But in a larger sense, we can not dedicate—we can not consecrate—we can not hallow—this ground. The brave men, living and dead, who struggled here have consecrated it, far above our power to add or detract. The world will little note, nor long remember what we say here, but it can never forget what they did here. It is for us the living, rather, to be dedicated here to the unfinished work which they who fought here have thus far so nobly advanced. It is rather for us to be here dedicated to the great task remaining before us—that from these honored dead we take increased devotion to that cause for which they gave the last full measure of devotion—that we here highly resolve that these dead shall not have died in vain—that this nation, under God, shall have a new birth of freedom—and that government of the people, by the people, for the people, shall not perish from the earth”
(Lincoln in Barton, pp. 111-12)
Gettysburg Address and Declaration of Independence
Lincoln opened his speech by evoking the words of the Declaration of Independence. Rather than echo the Declaration’s exact words, “We hold these Truths to be self-evident, that all Men are created equal” (Thurow in Alvarez, p. 57), the president slightly altered this phrase. Lincoln called the equality of men a “proposition” that the nation is “dedicated” to achieving. He maintained that this achievement had not yet been realized.
The Civil War tested whether the nation could endure and fulfill the principle it set out to achieve—a principle of equality. Unfortunately, equality is not a standard that can be easily measured. During the pre-Civil War era, prejudices ran so deep that many felt blacks did not deserve the freedoms of whites because they were not equal citizens. Furthermore, not all members of society connected equality with justice. That is to say, not all felt it unjust that some members of society were not treated equally. Lincoln understood that the government could not attempt to simply erase this public opinion. As he stated, “A universal feeling, whether well or ill-founded, can not be safely disregarded” (Lincoln in Alvarez, p. 62). His Gettysburg Address attempted to solve this problem of the principle of equality.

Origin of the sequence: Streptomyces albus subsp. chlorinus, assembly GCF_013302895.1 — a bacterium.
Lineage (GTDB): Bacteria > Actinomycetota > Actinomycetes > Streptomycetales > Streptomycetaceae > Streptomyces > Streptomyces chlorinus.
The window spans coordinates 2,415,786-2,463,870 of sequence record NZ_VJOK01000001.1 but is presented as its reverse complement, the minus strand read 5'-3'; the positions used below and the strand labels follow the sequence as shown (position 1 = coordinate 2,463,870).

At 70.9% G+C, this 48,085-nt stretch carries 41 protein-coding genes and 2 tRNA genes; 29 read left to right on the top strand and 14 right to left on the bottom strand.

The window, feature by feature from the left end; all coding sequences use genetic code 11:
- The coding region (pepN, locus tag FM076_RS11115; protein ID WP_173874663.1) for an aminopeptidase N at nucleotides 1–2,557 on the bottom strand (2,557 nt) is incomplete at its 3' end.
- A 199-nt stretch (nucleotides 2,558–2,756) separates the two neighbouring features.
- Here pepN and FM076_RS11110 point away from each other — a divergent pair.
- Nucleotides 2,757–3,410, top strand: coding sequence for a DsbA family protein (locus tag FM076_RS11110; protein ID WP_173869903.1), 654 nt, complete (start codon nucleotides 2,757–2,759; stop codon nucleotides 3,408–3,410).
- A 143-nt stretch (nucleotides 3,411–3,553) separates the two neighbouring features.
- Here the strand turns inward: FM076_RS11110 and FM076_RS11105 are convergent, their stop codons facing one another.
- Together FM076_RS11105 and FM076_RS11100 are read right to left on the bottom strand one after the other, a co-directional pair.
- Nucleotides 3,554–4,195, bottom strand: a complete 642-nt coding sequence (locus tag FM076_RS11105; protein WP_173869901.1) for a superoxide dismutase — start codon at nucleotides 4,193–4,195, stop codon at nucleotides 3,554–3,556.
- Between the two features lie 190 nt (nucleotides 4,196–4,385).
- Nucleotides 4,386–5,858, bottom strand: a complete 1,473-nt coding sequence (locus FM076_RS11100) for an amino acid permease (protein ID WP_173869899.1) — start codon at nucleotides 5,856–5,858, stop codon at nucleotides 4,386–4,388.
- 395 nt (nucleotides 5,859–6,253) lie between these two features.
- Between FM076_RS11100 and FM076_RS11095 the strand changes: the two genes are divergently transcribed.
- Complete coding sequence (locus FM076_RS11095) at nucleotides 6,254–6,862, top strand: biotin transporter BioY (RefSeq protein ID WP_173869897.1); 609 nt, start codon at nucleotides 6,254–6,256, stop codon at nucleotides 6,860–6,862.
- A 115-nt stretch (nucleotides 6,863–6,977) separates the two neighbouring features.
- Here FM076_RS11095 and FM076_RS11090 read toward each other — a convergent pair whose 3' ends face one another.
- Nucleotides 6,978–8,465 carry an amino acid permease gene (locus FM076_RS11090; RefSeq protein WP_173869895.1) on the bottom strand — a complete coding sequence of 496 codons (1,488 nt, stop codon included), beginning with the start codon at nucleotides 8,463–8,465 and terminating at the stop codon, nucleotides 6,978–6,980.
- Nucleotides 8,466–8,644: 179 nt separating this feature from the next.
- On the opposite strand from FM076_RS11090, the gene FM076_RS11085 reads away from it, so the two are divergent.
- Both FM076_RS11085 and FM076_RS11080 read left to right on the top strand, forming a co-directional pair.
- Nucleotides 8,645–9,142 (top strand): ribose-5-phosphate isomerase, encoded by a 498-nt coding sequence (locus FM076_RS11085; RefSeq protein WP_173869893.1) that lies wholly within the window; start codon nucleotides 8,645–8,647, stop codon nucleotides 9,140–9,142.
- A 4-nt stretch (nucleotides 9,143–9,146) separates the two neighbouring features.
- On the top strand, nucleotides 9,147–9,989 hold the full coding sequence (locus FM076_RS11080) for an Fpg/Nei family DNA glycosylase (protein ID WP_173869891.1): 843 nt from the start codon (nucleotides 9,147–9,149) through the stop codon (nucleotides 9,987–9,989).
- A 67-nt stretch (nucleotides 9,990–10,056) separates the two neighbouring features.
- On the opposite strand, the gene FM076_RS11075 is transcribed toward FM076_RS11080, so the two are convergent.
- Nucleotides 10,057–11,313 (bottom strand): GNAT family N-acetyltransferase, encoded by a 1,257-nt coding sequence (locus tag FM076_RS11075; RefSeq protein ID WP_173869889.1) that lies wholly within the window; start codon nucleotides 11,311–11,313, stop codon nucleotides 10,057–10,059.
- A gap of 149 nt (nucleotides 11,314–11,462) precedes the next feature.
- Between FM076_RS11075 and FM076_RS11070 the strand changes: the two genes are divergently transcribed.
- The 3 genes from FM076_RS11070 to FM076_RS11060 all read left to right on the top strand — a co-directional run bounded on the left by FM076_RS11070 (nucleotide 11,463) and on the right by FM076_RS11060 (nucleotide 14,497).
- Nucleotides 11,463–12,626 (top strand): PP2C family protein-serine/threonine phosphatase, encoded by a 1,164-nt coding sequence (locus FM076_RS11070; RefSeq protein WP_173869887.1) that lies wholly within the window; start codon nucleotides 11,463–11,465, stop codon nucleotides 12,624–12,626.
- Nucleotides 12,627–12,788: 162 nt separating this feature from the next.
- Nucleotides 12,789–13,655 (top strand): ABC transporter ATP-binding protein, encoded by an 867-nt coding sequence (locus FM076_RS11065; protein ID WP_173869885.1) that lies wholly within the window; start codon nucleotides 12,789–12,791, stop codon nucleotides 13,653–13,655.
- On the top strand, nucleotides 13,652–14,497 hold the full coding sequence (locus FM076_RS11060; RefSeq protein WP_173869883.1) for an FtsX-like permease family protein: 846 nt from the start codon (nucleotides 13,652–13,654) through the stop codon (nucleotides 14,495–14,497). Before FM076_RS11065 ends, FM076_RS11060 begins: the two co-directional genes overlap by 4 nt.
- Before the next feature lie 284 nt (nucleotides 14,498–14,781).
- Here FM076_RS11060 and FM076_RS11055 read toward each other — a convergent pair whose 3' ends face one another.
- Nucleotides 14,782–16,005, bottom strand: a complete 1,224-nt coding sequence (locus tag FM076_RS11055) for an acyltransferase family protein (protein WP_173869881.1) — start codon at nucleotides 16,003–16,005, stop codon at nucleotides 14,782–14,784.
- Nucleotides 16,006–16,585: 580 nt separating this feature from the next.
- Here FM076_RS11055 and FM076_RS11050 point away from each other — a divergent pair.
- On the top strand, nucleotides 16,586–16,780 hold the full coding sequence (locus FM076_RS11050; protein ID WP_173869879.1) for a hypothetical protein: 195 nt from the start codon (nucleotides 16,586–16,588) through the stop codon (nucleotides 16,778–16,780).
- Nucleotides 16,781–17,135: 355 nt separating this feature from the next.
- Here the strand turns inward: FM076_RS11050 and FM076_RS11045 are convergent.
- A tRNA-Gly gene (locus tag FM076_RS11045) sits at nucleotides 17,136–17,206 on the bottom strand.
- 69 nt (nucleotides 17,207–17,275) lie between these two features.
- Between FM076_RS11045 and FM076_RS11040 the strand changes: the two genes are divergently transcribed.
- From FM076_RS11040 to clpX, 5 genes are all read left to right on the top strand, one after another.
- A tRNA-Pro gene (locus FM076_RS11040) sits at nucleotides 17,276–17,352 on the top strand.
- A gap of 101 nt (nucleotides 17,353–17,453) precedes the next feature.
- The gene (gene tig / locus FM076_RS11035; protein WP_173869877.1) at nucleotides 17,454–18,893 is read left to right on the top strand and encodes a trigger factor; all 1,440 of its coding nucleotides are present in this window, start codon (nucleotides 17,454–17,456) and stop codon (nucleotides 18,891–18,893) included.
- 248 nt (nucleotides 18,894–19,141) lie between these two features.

Rather than attempting to define the term, Lincoln asserted that the proposition had yet to be achieved. He challenged the nation to find a sense of equality, to prove the Declaration of Independence true. The nation was founded on a belief, but Lincoln asserted that it must be maintained with an acquired knowledge. He forced public opinion away from the moment, focusing it instead on the past and the future. Lincoln insisted that the soldiers’ deaths would be in vain unless his audience could renew its commitment to the soldiers’ cause.
Lincoln’s reliance on the Declaration in his speech cast it in a new light. Long regarded as simply the document in which the thirteen colonies claimed their independence from the British, it was spoken of in his Gettysburg Address as the country’s founding law, and it has been regarded as such ever since.
The 1800s brought with them a revival of interest in Greek history. Archaeologists began uncovering the remains of this ancient democracy, while Romantic poets such as John Keats composed odes to Greek artwork. In his speech, the classicist Everett evoked the image of Pericles speaking over the ashes of fallen Athenians who had fought against Sparta in 431 b.c. But Abraham Lincoln’s speech relied more on a Greek format than on evoking images of men like Pericles.
The structure of Grecian funeral orations featured two parts. The “epainesis” refers to the praise of the fallen, while the “parainesis” covers advice to the living. Lincoln’s speech, when examined line by line, follows this format almost exactly. He began by referring to the founding fathers and the ideals that they held. He continued with his dedication, noting that “it is altogether fitting and proper” for the living to acknowledge the achievements of the dead. The last half of his speech called on the living to prove themselves worthy of the soldiers who had died.
In many speeches, Lincoln favored the idea of thesis and antithesis, and much of his rhetoric shows these marks of contrast. In his Gettysburg Address, the two poles are death and life. Throughout the speech, Lincoln, like Pericles, called on the living generation to surpass the standards of those who came before.
Lincoln relied not only on classical models, however, for his inspiration. Much of what Lincoln said recast the words of the Declaration of Independence, perhaps to rectify his oversight in composing the Emancipation Proclamation of January 1, 1863, which freed all black slaves in rebel territory. This proclamation was a politically risky move. Lincoln took a gamble in upsetting Northern Democrats who did not support abolitionism. He knew that his Emancipation Proclamation might create turmoil in an already strained Union. In addition, it risked the reputation of the United States around the world. Given the difficulties of the war, European nations could have viewed the Emancipation Proclamation as a desperate attempt to incite a slave rebellion. It could very well have been interpreted as a sign that the Union was losing.